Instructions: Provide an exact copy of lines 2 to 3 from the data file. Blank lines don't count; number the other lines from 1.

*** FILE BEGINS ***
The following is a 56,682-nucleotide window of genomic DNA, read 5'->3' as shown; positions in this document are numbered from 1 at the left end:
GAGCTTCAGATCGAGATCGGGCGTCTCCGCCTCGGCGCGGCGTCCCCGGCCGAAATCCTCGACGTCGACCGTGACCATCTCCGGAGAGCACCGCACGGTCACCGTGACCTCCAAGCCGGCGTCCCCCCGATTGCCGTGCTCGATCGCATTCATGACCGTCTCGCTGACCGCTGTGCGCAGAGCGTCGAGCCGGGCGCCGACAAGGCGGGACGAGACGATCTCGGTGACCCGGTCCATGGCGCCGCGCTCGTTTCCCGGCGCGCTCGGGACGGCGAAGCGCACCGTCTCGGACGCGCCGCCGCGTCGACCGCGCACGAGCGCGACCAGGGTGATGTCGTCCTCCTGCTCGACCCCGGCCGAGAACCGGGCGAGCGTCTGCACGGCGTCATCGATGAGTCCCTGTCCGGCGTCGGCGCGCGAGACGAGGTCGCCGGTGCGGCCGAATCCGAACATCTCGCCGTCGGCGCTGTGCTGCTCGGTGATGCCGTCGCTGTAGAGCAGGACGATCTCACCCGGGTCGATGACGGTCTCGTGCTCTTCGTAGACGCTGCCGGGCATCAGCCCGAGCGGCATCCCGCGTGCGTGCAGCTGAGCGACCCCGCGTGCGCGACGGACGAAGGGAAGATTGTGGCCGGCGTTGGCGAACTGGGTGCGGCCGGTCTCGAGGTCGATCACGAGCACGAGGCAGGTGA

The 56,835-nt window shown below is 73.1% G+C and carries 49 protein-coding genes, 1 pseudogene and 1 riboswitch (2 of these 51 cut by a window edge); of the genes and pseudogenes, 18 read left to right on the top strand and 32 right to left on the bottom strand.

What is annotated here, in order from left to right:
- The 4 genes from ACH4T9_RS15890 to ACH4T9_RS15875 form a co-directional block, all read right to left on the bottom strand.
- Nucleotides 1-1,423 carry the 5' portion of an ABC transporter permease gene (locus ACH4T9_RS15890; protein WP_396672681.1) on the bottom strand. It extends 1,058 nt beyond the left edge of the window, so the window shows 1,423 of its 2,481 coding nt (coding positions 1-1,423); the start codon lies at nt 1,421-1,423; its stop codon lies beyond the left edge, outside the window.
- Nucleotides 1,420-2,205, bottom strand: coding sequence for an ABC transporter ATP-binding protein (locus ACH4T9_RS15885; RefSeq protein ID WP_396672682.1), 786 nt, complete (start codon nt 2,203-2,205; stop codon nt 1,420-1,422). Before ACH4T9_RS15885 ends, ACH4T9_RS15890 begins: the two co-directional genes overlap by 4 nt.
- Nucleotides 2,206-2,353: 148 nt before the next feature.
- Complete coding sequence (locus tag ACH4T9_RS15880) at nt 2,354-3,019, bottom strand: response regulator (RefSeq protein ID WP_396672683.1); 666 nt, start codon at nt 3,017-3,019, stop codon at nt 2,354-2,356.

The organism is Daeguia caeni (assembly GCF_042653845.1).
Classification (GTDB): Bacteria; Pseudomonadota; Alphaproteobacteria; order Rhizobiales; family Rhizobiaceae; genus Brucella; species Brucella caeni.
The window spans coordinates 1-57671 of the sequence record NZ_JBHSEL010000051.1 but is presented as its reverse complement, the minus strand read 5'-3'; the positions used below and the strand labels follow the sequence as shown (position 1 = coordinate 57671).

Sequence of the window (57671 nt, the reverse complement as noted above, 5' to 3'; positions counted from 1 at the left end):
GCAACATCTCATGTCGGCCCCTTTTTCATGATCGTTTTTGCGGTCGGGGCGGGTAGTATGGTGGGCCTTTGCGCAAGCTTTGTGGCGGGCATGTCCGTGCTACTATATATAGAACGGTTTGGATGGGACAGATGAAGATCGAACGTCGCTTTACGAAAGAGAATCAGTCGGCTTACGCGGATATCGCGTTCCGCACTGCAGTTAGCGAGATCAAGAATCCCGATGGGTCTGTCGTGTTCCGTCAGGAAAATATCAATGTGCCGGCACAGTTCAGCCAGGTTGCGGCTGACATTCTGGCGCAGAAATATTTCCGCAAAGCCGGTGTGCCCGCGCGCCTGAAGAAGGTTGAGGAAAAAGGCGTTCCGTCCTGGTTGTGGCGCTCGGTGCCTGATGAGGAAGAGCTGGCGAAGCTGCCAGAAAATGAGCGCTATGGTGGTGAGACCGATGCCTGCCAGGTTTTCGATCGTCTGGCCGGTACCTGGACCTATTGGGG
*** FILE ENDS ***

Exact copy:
GAGCTTCAGATCGAGATCGGGCGTCTCCGCCTCGGCGCGGCGTCCCCGGCCGAAATCCTCGACGTCGACCGTGACCATCTCCGGAGAGCACCGCACGGTCACCGTGACCTCCAAGCCGGCGTCCCCCCGATTGCCGTGCTCGATCGCATTCATGACCGTCTCGCTGACCGCTGTGCGCAGAGCGTCGAGCCGGGCGCCGACAAGGCGGGACGAGACGATCTCGGTGACCCGGTCCATGGCGCCGCGCTCGTTTCCCGGCGCGCTCGGGACGGCGAAGCGCACCGTCTCGGACGCGCCGCCGCGTCGACCGCGCACGAGCGCGACCAGGGTGATGTCGTCCTCCTGCTCGACCCCGGCCGAGAACCGGGCGAGCGTCTGCACGGCGTCATCGATGAGTCCCTGTCCGGCGTCGGCGCGCGAGACGAGGTCGCCGGTGCGGCCGAATCCGAACATCTCGCCGTCGGCGCTGTGCTGCTCGGTGATGCCGTCGCTGTAGAGCAGGACGATCTCACCCGGGTCGATGACGGTCTCGTGCTCTTCGTAGACGCTGCCGGGCATCAGCCCGAGCGGCATCCCGCGTGCGTGCAGCTGAGCGACCCCGCGTGCGCGACGGACGAAGGGAAGATTGTGGCCGGCGTTGGCGAACTGGGTGCGGCCGGTCTCGAGGTCGATCACGAGCACGAGGCAGGTGA

The 56,835-nt window shown below is 73.1% G+C and carries 49 protein-coding genes, 1 pseudogene and 1 riboswitch (2 of these 51 cut by a window edge); of the genes and pseudogenes, 18 read left to right on the top strand and 32 right to left on the bottom strand.